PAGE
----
French fashion

Historic Long Island mansion lists $ 12.5 million – Robb Report

Looking to get rid of New York City? Maybe now is the perfect time to pull the trigger and get away from the metropolis, as a house in one of Long Island’s most expensive neighborhoods has just been marketed for 12.5 million. of dollars.

The approximately 11,000 square foot mansion was originally built in 1928 by architect Benjamin Wistar Morris of the LaFarge & Morris company. Morris has designed many homes in the New York City area, and his resume also includes notable structures such as the Wells Fargo Building in Portland (where he was born), which was the city’s first skyscraper. This particular Long Island house was built for Fremont C. Peck, who at the time was the editor of The Brooklyn Daily Times newspaper.

The living room

Courtesy of Douglas Elliman

The residence is located in Old Brookville, a small village in the large town of Oyster Bay. It spans approximately 12.5 acres, and the exterior amenities include a three-car garage, saltwater pool and pool house, tennis court, and three-bedroom guesthouse. Essentially, you’ll have everything you need to enjoy New York summers right in your own backyard.

Long Island House

The dining room

Courtesy of Douglas Elliman

In total, the property has eight beds, eight bathrooms, and four half baths. It was built in a French chateau style – ideal for those fed up with more sleek and contemporary architectures – and has a games room, wine cellar, and gym.

Long Island House

The entrance

Courtesy of Douglas Elliman

According to Dirt, the residence is owned by Remy Trafelet and his wife, Lady Melissa Jane Percy Trafelet, fashion designer and former professional tennis player. His title comes from his father, the 12th Duke of Northumberland. She grew up in Alnwick Castle, where scenes from the Harry Potter films were filmed.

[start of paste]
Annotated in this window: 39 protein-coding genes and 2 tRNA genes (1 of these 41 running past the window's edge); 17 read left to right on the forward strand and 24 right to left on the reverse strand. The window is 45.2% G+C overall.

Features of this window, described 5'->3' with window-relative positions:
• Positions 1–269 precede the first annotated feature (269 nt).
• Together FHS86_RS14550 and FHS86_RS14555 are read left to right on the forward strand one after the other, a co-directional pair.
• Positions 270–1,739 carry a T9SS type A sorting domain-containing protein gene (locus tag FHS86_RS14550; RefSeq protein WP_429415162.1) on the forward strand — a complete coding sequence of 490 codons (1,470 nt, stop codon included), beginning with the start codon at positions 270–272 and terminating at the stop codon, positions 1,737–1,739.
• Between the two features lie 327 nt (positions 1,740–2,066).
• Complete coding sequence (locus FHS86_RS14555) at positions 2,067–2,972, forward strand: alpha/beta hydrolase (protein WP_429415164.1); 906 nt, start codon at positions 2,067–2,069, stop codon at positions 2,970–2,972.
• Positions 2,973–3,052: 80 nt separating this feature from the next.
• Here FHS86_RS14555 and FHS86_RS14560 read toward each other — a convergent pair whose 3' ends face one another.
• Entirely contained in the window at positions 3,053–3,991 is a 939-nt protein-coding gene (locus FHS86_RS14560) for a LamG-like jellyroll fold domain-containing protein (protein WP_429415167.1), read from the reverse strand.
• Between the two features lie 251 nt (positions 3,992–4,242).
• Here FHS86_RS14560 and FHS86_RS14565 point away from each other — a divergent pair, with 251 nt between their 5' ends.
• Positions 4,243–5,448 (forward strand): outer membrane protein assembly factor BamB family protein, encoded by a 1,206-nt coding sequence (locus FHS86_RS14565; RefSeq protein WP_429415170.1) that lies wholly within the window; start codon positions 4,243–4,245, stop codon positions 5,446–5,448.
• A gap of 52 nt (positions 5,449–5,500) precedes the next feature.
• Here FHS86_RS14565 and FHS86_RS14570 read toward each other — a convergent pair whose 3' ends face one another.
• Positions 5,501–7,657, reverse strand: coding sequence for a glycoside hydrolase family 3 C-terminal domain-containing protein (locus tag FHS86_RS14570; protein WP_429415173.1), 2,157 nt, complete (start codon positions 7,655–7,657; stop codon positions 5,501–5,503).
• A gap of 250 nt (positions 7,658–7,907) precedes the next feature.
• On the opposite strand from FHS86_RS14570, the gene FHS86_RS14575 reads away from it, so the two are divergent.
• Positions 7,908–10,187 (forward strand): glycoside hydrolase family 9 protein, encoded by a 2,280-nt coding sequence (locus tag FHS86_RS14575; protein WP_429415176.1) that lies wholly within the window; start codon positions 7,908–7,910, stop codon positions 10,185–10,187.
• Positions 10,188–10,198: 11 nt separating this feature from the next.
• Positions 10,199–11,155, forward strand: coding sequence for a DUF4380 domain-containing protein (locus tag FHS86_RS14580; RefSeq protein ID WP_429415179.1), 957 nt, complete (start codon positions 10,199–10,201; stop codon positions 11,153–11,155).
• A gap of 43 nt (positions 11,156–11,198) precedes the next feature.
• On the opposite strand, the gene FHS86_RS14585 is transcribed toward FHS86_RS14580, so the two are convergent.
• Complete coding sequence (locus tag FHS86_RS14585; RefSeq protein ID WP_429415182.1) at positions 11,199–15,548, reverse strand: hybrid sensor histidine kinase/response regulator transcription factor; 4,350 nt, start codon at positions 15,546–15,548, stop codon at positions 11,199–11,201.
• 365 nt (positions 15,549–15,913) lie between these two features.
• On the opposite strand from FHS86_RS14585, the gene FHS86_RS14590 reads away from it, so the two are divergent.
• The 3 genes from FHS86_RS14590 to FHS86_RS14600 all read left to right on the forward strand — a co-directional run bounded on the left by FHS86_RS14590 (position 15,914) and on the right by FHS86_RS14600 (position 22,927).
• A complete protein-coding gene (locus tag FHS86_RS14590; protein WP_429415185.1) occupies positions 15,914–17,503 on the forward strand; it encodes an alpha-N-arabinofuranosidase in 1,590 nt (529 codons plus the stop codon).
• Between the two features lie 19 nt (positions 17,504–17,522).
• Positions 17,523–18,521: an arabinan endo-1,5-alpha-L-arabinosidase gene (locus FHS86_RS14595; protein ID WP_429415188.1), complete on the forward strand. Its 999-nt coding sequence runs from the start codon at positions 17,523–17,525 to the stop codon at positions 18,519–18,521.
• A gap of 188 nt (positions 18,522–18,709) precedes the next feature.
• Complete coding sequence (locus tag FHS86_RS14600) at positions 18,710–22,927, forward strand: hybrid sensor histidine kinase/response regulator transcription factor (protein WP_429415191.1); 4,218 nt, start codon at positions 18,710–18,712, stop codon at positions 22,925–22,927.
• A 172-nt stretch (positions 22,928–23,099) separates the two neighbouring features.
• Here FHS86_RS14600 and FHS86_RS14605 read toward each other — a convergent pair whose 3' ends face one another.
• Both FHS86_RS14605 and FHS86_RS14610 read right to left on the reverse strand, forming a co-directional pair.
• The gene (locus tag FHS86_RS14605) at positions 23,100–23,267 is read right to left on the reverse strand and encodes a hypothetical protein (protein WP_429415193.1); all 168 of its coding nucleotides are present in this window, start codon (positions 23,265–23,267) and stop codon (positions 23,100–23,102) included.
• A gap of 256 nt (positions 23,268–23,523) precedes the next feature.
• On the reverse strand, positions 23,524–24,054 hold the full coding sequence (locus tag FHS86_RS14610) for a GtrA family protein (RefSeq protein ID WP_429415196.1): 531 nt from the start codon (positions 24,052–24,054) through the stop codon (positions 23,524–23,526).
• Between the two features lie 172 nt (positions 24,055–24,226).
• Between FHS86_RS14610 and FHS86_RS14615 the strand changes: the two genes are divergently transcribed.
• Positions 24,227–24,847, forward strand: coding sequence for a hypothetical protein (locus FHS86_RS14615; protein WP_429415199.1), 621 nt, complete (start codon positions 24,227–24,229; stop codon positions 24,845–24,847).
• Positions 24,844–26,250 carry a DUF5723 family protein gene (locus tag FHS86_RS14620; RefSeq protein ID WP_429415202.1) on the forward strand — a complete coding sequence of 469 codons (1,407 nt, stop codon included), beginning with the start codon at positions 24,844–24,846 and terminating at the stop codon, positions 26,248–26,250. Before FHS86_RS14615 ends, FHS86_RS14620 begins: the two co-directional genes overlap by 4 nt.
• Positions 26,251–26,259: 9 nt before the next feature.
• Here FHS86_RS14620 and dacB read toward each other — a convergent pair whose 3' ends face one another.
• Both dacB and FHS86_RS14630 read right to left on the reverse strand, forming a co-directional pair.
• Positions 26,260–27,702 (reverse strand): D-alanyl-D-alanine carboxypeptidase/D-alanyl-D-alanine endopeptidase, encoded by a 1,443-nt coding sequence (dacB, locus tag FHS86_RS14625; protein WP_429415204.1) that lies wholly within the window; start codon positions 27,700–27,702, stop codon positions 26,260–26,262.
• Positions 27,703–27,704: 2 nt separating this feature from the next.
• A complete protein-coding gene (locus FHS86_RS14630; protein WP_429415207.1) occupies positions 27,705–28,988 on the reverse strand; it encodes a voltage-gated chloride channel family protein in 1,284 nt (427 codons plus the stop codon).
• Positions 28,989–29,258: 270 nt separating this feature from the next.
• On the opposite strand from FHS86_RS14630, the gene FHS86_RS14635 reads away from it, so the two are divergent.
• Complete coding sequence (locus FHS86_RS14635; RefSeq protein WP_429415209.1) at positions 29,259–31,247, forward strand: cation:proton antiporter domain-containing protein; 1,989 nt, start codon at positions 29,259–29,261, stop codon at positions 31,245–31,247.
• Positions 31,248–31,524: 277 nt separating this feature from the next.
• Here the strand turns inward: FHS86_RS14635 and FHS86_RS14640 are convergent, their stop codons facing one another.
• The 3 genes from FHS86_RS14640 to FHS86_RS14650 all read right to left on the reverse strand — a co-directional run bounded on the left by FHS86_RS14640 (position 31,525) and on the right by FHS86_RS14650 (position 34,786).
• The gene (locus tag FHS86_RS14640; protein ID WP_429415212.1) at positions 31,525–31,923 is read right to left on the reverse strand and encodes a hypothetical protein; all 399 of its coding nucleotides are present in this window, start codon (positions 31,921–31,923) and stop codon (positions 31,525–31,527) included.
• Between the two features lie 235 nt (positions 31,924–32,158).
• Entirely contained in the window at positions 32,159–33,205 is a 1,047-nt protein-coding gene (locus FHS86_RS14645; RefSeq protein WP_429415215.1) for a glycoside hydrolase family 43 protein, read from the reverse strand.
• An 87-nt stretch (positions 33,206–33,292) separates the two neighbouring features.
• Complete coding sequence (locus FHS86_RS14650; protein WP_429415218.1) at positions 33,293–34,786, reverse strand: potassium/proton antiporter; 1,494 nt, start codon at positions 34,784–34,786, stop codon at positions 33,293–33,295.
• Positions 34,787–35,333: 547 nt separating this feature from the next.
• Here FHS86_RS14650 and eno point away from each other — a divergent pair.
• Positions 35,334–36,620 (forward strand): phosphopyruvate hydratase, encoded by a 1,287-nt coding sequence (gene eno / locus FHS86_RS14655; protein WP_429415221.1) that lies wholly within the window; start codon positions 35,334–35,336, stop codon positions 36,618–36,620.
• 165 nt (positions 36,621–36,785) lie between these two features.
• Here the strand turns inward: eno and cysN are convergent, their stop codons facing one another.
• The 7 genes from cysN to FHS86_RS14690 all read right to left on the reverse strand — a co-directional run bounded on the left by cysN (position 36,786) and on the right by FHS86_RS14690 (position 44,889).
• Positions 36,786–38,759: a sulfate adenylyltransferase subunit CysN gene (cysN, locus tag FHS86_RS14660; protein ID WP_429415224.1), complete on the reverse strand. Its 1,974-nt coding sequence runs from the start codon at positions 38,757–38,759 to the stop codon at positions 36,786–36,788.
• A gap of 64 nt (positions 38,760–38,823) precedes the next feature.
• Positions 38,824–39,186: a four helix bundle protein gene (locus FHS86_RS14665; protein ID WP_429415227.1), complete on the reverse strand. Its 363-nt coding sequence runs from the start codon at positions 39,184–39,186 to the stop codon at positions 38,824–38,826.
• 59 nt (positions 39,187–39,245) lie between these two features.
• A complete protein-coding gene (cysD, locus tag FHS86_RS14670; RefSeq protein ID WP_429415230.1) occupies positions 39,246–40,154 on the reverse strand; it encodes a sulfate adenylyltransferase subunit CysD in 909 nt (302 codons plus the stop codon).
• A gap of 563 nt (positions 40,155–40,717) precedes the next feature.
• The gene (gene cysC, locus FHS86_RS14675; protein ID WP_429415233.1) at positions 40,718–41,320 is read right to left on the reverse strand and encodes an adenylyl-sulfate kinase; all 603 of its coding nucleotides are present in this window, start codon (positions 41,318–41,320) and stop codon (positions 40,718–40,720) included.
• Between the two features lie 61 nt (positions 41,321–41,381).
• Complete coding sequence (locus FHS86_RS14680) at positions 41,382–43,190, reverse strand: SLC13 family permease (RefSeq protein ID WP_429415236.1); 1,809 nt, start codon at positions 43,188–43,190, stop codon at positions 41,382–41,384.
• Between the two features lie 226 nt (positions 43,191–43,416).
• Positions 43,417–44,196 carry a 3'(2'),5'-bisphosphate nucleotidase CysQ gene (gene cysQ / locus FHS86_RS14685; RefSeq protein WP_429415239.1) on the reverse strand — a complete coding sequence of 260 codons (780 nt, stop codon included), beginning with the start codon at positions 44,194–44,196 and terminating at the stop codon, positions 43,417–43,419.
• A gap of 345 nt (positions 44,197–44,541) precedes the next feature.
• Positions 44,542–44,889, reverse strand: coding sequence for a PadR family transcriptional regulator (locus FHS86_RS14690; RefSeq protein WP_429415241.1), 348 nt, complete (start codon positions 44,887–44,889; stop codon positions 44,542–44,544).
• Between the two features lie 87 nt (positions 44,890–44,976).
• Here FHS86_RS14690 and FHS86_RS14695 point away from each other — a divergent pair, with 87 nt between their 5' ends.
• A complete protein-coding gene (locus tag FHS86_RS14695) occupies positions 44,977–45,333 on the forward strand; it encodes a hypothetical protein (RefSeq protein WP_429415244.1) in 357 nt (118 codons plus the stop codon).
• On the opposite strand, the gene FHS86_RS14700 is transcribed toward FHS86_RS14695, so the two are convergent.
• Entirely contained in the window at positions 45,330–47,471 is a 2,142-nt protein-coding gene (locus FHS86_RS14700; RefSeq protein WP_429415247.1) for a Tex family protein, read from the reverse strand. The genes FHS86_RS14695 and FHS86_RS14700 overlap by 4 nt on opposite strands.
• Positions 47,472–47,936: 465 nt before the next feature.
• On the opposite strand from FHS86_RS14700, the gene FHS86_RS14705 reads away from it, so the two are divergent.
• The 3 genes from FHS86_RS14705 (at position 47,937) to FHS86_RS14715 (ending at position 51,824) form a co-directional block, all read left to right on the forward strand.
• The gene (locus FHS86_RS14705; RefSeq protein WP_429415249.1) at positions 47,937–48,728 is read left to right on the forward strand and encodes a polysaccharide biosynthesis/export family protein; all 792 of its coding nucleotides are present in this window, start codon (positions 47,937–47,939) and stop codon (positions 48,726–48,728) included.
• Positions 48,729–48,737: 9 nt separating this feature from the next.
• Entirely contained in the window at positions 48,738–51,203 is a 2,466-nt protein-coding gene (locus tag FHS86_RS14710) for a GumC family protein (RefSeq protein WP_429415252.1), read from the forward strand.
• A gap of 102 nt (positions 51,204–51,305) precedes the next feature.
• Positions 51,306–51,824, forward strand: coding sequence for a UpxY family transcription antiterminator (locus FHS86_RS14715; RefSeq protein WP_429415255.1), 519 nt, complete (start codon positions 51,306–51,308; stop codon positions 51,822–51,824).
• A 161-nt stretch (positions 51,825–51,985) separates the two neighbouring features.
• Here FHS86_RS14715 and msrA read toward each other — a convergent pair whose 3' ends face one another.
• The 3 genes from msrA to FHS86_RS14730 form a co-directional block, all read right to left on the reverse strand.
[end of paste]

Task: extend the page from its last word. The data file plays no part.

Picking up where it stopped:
Long Island House

The kitchen

Courtesy of Douglas Elliman

Remy Trafelet reportedly paid $ 15 million for the Long Island home in 2005. The reduced price the mansion is now carrying will appeal to Manhattan residents who want a second, more secluded mansion with additional garden space for outdoor entertaining. If this sounds like you, you better take this historic offer now while it’s still on the market.

Check out more photos from the list below:

Long Island House

The game room

Courtesy of Douglas Elliman

Long Island House

The swimming pool

Courtesy of Douglas Elliman

Long Island House

The living room

Courtesy of Douglas Elliman

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Fashion brand

Launch of “Fashion Brand with a Conscience” to raise funds for terminally ill children and honor owner’s late father

A LOCAL fashion designer has launched a new brand with a mission to raise funds for terminally ill and critically ill children.

In 2016, Golborne’s Jon Clarke received the devastating news that his father had terminal cancer and only had 10 months to live. While attending Christie Hospital in Manchester for one of his appointments, Jon and his father mistakenly ended up in the children’s ward, prompting Jon’s promise to do something to help. children suffering from this terrible disease.

A fashion lover, Jon wanted to do something that could provide a long-term financial donation to the hospital, where the idea for 2Gees Clothing was born – described as a fashion brand with a conscience.

Getting to work on the design and logistics of his start-up, Jon partnered with Rays of Sunshine Children’s Charity to dedicate a percentage of each sale to the charity.

2Gees clothing (Photo: Facebook 2Gees)

This income will help the charity continue its work of granting wishes and providing hospital services to children with life-threatening or life-limiting illnesses in the UK.

Jon said: “I initially created 2Gees in 2016 shortly after my father passed away and the launch went very well. I was very happy to be able to send regular donations to the charity, but after a while I realized that I had not managed my grief and was diagnosed with health anxiety.

“2Gees was put on hold, but after a few years of hiatus, I decided now is the time to relaunch the brand and keep my promise to my dad. ”

The clothing brand is relaunching with only a men’s line at the moment, but a women’s line will follow in the new year.

Leigh Journal: A percentage of 2Gee's sales will go to Rays of Sunshine Children's Charity (Photo: 2Gees Facebook) A percentage of 2Gee’s sales will go to Rays of Sunshine Children’s Charity (Photo: 2Gees Facebook)

Jon added, “I wanted to create a fashion brand with a conscience, but it was important that the clothes were of high quality and be a brand that people wanted to wear.

“With each purchase made, a percentage will be donated to Rays Of Sunshine Children’s Charity, [and we] will be able to inform our clients about the fantastic work this charity is doing for children and families going through something that no child should ever have to suffer ”.